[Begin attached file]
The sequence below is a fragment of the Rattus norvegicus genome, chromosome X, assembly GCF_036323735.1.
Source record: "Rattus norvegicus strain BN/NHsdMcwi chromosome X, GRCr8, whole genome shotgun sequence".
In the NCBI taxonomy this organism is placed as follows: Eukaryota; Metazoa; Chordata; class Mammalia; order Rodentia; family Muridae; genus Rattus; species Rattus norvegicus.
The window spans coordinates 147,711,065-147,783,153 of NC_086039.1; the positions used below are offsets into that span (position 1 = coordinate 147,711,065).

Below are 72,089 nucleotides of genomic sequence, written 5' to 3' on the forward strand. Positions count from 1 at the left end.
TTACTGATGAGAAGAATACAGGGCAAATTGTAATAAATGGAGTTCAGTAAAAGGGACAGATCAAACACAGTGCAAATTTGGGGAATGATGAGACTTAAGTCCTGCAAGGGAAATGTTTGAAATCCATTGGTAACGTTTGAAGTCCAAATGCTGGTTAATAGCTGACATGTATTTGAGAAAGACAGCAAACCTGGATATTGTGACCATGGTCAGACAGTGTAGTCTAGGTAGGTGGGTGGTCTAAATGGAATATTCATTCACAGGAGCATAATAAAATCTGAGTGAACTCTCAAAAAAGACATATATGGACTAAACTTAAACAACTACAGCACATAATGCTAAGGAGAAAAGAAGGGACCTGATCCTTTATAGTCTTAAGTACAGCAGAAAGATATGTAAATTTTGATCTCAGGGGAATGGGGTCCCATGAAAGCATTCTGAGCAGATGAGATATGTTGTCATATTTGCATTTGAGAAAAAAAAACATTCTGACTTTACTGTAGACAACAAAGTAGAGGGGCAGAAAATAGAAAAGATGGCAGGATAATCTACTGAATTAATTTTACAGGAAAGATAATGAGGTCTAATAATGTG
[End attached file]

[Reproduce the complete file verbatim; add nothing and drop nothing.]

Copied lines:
The sequence below is a fragment of the Rattus norvegicus genome, chromosome X, assembly GCF_036323735.1.
Source record: "Rattus norvegicus strain BN/NHsdMcwi chromosome X, GRCr8, whole genome shotgun sequence".
In the NCBI taxonomy this organism is placed as follows: Eukaryota; Metazoa; Chordata; class Mammalia; order Rodentia; family Muridae; genus Rattus; species Rattus norvegicus.
The window spans coordinates 147,711,065-147,783,153 of NC_086039.1; the positions used below are offsets into that span (position 1 = coordinate 147,711,065).

Below are 72,089 nucleotides of genomic sequence, written 5' to 3' on the forward strand. Positions count from 1 at the left end.
TTACTGATGAGAAGAATACAGGGCAAATTGTAATAAATGGAGTTCAGTAAAAGGGACAGATCAAACACAGTGCAAATTTGGGGAATGATGAGACTTAAGTCCTGCAAGGGAAATGTTTGAAATCCATTGGTAACGTTTGAAGTCCAAATGCTGGTTAATAGCTGACATGTATTTGAGAAAGACAGCAAACCTGGATATTGTGACCATGGTCAGACAGTGTAGTCTAGGTAGGTGGGTGGTCTAAATGGAATATTCATTCACAGGAGCATAATAAAATCTGAGTGAACTCTCAAAAAAGACATATATGGACTAAACTTAAACAACTACAGCACATAATGCTAAGGAGAAAAGAAGGGACCTGATCCTTTATAGTCTTAAGTACAGCAGAAAGATATGTAAATTTTGATCTCAGGGGAATGGGGTCCCATGAAAGCATTCTGAGCAGATGAGATATGTTGTCATATTTGCATTTGAGAAAAAAAAACATTCTGACTTTACTGTAGACAACAAAGTAGAGGGGCAGAAAATAGAAAAGATGGCAGGATAATCTACTGAATTAATTTTACAGGAAAGATAATGAGGTCTAATAATGTG